Obama’s trip to Alaska is over, but his crusade to save us from global warming continues. The president recently concluded a three-day trip to Alaska, which began on August 31:
One thing I’ve learned so far is that a lot of these conversations begin with climate change. And that’s because Alaskans are already living with its effects. More frequent and extensive wildfires. Bigger storm surges as sea ice melts faster. Some of the swiftest shoreline erosion in the world – in some places, more than three feet a year.
Alaska’s glaciers are melting faster too, threatening tourism and adding to rising seas. And if we do nothing, Alaskan temperatures are projected to rise between six and twelve degrees by the end of the century, changing all sorts of industries forever.
This is all real. This is happening to our fellow Americans right now. In fact, Alaska’s governor recently told me that four villages are in “imminent danger” and have to be relocated. Already, rising sea levels are beginning to swallow one island community.
Think about that. If another country threatened to wipe out an American town, we’d do everything in our power to protect ourselves. Climate change poses the same threat, right now.
The president took photos of his trip and posted them on the White House’s website. He visited the receding Exit Glacier saying it was “as good a signpost of Climate Change as anything." The problem is that the glacier has been receding since 1815, according to the National Park Service. Moreover, the Hubbard Glacier has been growing since 1978. This point was highlighted in former Alaskan Gov. Sarah Palin's post on IJReview about the president's trip. Concerning the United Kingdom’s Meteorological Office, global temperatures have stagnated for almost two decades. The Times called the trip “minutely choreographed.”
Four times in a 24-minute speech in Anchorage he declared that “we’re not acting fast enough,” a message especially true in the countdown to December’s United Nations climate conference in Paris. This will be the most ambitious effort by the world’s nations to produce an equitable deal on reducing greenhouse gases, and the United States, as the world’s second-largest emitter of carbon gases (after China), must be at the forefront of the effort.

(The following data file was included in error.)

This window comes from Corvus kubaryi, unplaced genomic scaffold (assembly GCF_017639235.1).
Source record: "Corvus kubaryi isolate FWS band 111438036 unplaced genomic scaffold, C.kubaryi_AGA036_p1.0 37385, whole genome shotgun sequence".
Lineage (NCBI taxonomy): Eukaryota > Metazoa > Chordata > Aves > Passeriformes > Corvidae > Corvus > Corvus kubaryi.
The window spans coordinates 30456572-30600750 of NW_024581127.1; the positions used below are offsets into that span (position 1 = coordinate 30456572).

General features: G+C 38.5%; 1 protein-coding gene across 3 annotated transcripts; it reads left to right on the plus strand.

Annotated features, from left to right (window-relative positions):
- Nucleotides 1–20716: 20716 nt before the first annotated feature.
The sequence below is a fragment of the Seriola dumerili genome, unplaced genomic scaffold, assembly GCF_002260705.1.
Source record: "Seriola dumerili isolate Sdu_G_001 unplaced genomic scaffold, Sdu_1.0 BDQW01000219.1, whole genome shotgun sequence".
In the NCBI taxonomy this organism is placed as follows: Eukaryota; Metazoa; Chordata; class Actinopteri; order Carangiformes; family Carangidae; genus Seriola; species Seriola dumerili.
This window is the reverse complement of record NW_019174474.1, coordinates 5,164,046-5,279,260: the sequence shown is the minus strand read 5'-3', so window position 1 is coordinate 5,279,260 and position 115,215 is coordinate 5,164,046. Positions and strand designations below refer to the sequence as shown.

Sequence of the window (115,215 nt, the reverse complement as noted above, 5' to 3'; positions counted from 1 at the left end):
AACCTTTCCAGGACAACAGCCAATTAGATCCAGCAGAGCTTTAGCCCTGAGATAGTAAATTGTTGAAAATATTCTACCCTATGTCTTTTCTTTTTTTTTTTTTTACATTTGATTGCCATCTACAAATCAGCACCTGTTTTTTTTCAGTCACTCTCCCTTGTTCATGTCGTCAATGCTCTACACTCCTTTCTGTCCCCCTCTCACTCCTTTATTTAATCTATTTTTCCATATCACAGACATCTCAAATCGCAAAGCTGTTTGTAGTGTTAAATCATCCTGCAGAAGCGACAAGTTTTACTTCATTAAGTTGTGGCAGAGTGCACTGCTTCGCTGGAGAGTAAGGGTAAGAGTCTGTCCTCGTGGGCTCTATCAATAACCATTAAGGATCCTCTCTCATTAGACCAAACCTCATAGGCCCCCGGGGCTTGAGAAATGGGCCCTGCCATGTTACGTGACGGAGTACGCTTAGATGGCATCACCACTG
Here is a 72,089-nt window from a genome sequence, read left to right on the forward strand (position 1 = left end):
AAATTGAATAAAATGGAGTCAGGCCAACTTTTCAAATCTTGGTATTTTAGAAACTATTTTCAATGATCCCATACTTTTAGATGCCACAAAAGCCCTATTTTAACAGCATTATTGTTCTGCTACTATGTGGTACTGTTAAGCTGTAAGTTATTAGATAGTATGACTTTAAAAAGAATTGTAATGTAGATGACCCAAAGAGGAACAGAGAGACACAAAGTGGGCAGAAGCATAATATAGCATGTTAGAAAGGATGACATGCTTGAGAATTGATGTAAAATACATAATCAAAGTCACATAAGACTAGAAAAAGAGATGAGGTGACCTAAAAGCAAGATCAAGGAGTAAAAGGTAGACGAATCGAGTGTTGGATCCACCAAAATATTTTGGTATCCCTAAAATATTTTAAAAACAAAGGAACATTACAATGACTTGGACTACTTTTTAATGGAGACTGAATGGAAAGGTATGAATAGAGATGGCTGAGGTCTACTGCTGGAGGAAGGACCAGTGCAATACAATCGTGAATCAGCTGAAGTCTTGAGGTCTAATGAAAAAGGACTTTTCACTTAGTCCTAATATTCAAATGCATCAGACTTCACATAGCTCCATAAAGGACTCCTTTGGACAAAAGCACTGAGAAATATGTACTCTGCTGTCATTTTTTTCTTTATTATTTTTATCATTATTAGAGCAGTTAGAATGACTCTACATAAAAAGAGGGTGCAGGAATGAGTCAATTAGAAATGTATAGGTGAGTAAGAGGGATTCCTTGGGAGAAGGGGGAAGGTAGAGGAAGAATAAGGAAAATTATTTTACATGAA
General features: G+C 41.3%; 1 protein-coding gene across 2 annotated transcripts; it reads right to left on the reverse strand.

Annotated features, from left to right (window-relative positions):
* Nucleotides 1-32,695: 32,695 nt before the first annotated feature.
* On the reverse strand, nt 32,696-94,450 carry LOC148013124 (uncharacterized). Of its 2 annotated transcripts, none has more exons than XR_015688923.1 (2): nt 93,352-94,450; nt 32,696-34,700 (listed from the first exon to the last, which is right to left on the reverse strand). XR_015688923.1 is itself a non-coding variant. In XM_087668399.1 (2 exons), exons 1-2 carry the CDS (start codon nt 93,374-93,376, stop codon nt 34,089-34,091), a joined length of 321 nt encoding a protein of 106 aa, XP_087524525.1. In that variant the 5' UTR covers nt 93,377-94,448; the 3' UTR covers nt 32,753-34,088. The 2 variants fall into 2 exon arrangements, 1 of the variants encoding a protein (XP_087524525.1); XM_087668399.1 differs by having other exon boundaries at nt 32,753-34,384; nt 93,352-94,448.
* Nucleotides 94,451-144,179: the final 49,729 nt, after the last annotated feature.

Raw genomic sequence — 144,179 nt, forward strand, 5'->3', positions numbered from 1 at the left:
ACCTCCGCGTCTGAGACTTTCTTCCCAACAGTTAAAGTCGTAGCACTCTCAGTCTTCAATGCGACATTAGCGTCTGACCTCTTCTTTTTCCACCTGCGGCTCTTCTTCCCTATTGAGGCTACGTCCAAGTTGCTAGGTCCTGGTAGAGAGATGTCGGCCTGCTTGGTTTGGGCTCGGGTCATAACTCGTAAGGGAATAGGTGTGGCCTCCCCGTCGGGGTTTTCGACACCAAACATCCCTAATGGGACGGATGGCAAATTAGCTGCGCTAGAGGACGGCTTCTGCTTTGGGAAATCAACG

Alaska is the president’s last stop on a late-summer climate change tour designed to enhance his record on the issue as well as America’s leadership position and its leverage at the Paris talks. At a conference in Las Vegas, he threw his weight behind the solar energy industry and unveiled initiatives aimed at increasing energy efficiency. In New Orleans, on the 10th anniversary of Hurricane Katrina, he spoke of the need to make coastal cities more resilient as they face the rising seas and stronger storms that a warming planet is likely to bring.
Prior to leaving for Alaska, the administration renamed Mt. McKinley, the tallest mountain in North America, to Denali. It was done as part of the Obama administration’s ongoing Native American outreach, according to The New York Times.
Besides discussing our pending doom from global warming, the president also snapped some selfies with survivalist and former British Special Air Service reservist Bear Grylls, where he’s expected to make an appearance on the new show Running Wild With Bear Grylls. It’s scheduled to air on NBC later this year:
…it is rumored that the president’s office made the approach to Grylls, rather than the other way round, as part of a broader strategy for Obama to reach out to potential voters turned off by conventional political debate.
Last Tuesday [Sept. 2] the two hiked along the Exit Glacier, a south Alaskan river of ice that has shrunk by 1.25 miles in recent decades. There was no extreme skydiving or abseiling. The results, according to the White House press secretary Josh Earnest, promise to be “interesting”.
Still, while global warming might animate some within the Obama coalition and the larger Democratic base, most don’t see it as a serious threat, according to Gallup. That’s not to say that they don’t believe this natural phenomena is happening–they do. They just don’t seem to care–and given how this president dredges up partisan feelings whenever he speaks about the issues; we shouldn’t expect the needle to move in either direction on this one. Most Americans are more concerned about jobs, the economy, and the direction of the country. Not glaciers that have been melting since 1815.